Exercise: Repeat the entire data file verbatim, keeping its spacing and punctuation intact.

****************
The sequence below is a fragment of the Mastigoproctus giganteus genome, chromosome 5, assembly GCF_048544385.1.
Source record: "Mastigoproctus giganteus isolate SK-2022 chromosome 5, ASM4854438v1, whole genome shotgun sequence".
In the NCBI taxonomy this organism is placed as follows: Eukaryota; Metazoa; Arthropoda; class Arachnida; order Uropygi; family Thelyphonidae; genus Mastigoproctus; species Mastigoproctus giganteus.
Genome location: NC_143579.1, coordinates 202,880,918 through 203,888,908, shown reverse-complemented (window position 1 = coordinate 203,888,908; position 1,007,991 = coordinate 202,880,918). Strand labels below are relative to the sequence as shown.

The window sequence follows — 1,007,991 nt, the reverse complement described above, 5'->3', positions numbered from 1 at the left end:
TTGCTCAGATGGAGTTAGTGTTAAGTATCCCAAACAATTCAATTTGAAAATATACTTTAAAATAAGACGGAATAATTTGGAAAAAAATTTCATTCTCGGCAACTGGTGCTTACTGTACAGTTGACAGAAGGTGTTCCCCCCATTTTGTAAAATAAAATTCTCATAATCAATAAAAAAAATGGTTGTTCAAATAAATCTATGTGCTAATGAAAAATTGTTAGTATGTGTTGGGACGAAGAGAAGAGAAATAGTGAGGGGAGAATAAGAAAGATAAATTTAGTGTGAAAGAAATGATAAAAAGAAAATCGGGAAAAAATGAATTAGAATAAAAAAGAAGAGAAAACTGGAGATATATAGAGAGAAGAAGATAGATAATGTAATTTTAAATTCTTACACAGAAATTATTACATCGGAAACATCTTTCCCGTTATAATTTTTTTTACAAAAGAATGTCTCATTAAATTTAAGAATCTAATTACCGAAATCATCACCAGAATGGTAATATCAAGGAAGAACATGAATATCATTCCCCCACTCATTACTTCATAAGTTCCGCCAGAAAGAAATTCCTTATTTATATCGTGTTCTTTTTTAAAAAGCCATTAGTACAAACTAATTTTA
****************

The sequence below is a fragment of the Mastigoproctus giganteus genome, chromosome 5, assembly GCF_048544385.1.
Source record: "Mastigoproctus giganteus isolate SK-2022 chromosome 5, ASM4854438v1, whole genome shotgun sequence".
In the NCBI taxonomy this organism is placed as follows: Eukaryota; Metazoa; Arthropoda; class Arachnida; order Uropygi; family Thelyphonidae; genus Mastigoproctus; species Mastigoproctus giganteus.
Genome location: NC_143579.1, coordinates 202,880,918 through 203,888,908, shown reverse-complemented (window position 1 = coordinate 203,888,908; position 1,007,991 = coordinate 202,880,918). Strand labels below are relative to the sequence as shown.

The window sequence follows — 1,007,991 nt, the reverse complement described above, 5'->3', positions numbered from 1 at the left end:
TTGCTCAGATGGAGTTAGTGTTAAGTATCCCAAACAATTCAATTTGAAAATATACTTTAAAATAAGACGGAATAATTTGGAAAAAAATTTCATTCTCGGCAACTGGTGCTTACTGTACAGTTGACAGAAGGTGTTCCCCCCATTTTGTAAAATAAAATTCTCATAATCAATAAAAAAAATGGTTGTTCAAATAAATCTATGTGCTAATGAAAAATTGTTAGTATGTGTTGGGACGAAGAGAAGAGAAATAGTGAGGGGAGAATAAGAAAGATAAATTTAGTGTGAAAGAAATGATAAAAAGAAAATCGGGAAAAAATGAATTAGAATAAAAAAGAAGAGAAAACTGGAGATATATAGAGAGAAGAAGATAGATAATGTAATTTTAAATTCTTACACAGAAATTATTACATCGGAAACATCTTTCCCGTTATAATTTTTTTTACAAAAGAATGTCTCATTAAATTTAAGAATCTAATTACCGAAATCATCACCAGAATGGTAATATCAAGGAAGAACATGAATATCATTCCCCCACTCATTACTTCATAAGTTCCGCCAGAAAGAAATTCCTTATTTATATCGTGTTCTTTTTTAAAAAGCCATTAGTACAAACTAATTTTA